Youths from the McKim Center in Baltimore city wrestled against a Middle River team in a Maryland Junior Wrestling League tournament at the Damascus Volunteer Fire Company activities building on Feb. 23 in Damascus. Wrestling mom Tammi Fischer of Damascus has organized an effort to gather equipment for Baltimore wrestlers. (Tom Fedor/THE GAZETTE)

Tammi Fischer of Damascus, who has two sons who wrestle, is a big believer in the sport as a way to build fitness, discipline and self-confidence.

So when Fischer noticed at a recent Maryland Junior Wrestling League match that grapplers on some Baltimore city teams had to share equipment, she decided to do something about it.

With the last league tournament coming up this weekend, Fischer said it’s a good time to ask anyone with outgrown or unused equipment to donate it.

“It’s the end of the season, and people will be getting rid of shoes,” she said.

Wrestling shoes can be easily washed. The teams can also use headgear, which is equipped with ear guards.

“Instead of throwing it out, we hope people will donate it,” she said.

Fischer said people are welcome to drop off equipment any time at marked bins outside Difference Makers Church on Bethesda Church Road in Damascus.

Donations will benefit the McKim Nights, based at the McKim Center on Orleans Street in Baltimore, and the Baltimore Centaurs, a relatively new team formed three years ago by onetime wrestlers at McKim.

The teams also welcome donated medical kits, with nose plugs and tape for wrapping, and money in the form of checks to help cover league fees, referee fees and traveling expenses.

McKim coach Keir Hicks said the equipment they have received so far was welcome.

“It has really helped out,” he said.

Fischer, a health technician at Stonegate Elementary School in Silver Spring, said she hopes the project will spread beyond Damascus.

“The kids in the suburbs, we have so much more,” said Fischer, who has lived in Damascus since her high school years.

As a young girl, she and her family had very little money.

“I do get it,” Fischer said. “I had nothing growing up. Everything was a hand-me-down or from a thrift store.”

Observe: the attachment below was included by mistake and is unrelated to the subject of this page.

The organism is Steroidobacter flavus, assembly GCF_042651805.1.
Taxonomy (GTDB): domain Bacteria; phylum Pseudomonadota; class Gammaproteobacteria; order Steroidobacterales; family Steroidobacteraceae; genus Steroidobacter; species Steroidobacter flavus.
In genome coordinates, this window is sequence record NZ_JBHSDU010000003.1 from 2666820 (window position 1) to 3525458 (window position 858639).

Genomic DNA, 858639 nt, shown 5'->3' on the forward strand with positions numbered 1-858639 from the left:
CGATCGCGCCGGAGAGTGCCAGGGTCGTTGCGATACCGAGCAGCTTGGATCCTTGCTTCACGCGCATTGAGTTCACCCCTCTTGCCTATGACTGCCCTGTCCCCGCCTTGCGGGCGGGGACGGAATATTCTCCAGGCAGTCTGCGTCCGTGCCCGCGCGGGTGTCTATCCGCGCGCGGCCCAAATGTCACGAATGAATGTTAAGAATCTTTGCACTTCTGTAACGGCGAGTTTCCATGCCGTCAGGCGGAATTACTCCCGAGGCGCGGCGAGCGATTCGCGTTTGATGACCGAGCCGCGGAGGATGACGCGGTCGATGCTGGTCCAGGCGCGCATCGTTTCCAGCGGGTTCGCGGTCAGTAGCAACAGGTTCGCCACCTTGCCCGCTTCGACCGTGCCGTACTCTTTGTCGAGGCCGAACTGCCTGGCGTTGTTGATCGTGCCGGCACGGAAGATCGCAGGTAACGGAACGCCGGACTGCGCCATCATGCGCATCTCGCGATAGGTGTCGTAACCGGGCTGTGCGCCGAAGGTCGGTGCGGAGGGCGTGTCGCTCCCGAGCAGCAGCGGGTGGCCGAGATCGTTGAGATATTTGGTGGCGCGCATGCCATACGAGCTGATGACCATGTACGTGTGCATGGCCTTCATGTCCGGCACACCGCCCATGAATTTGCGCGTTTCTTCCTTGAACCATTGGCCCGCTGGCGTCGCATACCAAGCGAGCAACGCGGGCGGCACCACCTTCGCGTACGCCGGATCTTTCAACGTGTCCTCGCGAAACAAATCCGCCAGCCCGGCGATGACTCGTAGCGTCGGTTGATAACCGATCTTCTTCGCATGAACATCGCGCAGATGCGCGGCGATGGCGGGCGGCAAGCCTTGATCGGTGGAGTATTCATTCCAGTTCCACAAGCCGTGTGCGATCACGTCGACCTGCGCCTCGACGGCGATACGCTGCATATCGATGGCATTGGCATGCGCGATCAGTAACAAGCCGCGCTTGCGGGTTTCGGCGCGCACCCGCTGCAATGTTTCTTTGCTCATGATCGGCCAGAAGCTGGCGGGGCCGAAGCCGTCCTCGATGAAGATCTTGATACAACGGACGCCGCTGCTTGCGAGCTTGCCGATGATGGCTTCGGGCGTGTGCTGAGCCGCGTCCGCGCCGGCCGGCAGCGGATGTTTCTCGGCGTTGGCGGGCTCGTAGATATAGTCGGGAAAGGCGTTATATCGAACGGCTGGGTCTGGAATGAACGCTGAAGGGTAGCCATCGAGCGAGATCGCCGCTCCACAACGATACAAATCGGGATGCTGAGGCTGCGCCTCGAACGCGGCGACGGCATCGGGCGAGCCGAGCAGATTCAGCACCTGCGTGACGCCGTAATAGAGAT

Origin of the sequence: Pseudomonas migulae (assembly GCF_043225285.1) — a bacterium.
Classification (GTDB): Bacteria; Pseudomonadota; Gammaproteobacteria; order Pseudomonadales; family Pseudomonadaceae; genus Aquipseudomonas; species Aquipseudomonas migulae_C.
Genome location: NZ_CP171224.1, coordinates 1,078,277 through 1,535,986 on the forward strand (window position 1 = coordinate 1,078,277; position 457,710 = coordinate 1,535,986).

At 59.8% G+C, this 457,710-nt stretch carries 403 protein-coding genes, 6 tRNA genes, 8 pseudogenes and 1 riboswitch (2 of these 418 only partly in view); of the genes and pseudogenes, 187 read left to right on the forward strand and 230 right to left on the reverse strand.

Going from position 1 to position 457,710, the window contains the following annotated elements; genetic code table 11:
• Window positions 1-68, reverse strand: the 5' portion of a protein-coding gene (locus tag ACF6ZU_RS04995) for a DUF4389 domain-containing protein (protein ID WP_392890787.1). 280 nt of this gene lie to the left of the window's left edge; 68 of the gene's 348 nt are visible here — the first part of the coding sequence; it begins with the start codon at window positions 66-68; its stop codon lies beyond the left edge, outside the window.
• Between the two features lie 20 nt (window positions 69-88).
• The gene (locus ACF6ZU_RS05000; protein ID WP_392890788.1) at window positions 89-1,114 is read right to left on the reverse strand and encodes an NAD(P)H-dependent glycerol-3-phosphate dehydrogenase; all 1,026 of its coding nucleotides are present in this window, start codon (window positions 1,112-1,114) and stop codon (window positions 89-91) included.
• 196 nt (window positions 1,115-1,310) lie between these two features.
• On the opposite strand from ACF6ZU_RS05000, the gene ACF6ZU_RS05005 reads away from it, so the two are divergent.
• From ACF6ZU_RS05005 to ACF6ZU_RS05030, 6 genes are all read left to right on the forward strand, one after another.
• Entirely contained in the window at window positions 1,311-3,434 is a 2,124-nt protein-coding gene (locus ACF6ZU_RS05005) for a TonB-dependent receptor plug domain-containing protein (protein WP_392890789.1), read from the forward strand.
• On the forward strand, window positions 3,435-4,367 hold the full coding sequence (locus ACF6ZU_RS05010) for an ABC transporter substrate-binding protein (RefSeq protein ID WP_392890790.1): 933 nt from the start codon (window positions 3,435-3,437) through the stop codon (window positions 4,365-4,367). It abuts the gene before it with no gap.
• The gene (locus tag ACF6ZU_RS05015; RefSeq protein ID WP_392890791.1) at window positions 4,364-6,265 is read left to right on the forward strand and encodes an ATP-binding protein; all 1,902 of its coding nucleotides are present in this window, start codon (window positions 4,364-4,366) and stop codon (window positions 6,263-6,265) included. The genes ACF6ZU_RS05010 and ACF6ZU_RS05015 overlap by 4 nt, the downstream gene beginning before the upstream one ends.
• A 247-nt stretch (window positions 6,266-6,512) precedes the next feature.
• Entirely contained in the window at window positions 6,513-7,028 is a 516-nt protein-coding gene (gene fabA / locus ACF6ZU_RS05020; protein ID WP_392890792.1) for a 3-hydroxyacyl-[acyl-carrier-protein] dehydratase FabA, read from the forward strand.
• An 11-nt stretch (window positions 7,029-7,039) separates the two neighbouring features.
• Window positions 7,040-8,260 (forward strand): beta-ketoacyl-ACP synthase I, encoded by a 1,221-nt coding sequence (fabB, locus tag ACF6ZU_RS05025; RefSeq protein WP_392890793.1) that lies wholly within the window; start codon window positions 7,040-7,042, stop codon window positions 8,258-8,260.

“It just means something to me that kids have something newer that’s in good shape,” she said.

Fischer’s oldest son, Johnny, a sophomore at Damascus High School, was one of 16 wrestlers who made it to the state finals. Her younger son, Joey, is wrestling for the Damascus Cougars in the youth league.

At a recent match in the Damascus Volunteer Fire Department activities building, Fischer collected donated shoes and headgear. She gave it to the McKim Center, which has been running a youth wrestling program since 1953.

“I think anybody who looks beyond their own personal interests and thinks of the children is aces in my book,” McKim coach Ron Jackson said about Fischer’s efforts.

Darin Allen and his brother Caldwell Veale started the nonprofit Baltimore Centaurs three years ago for boys 5 to 14. David Hollingsworth also coaches the team.

“A lot of inner-city kids live at the poverty level and their parents can’t afford to participate,” said Allen, who lives in Baltimore and began wrestling at age 7 at McKim.

“It was to get me off the streets,” Allen said. He kept at it through high school and ended up winning a full scholarship to Morgan State University in the late 1980s.

Without wrestling, Allen said, he wouldn’t have made it to college.

“It teaches discipline, responsibility, mental toughness and conditioning,” he said.

Wrestling also means learning rules and regulations, which helped him go from being a poor student in school to a good one, Allen said. He is pursuing a master’s degree in school counseling at Bowie State University.

The sport’s future with the Olympics is uncertain. Last month, the International Olympic Committee decided to discontinue wrestling starting in 2020, but it could reverse the decision this spring.

Like Fischer, Allen said kids often go for more popular sports such as basketball and football. What they might not realize is that training for wrestling also is good for football.

“Ray Lewis wrestled in high school,” Allen said, referring to the retiring Baltimore Ravens star. “It gives you extra conditioning.”

But it also takes time to learn.

“It’s a tough sport, and you don’t find instant success,” he said. “You lose a lot at first, before you start winning, but your confidence builds up over time. You can see it.”

The two Baltimore groups also are working with a new nonprofit organization called Beat the Streets, which formed last year and is introducing wrestling to Baltimore middle schools.

“We’re trying to help these kids stay off the streets,” Hicks, the McKim coach, said. “We’re trying to turn these young boys into men. We’re trying to save these kids’ lives.”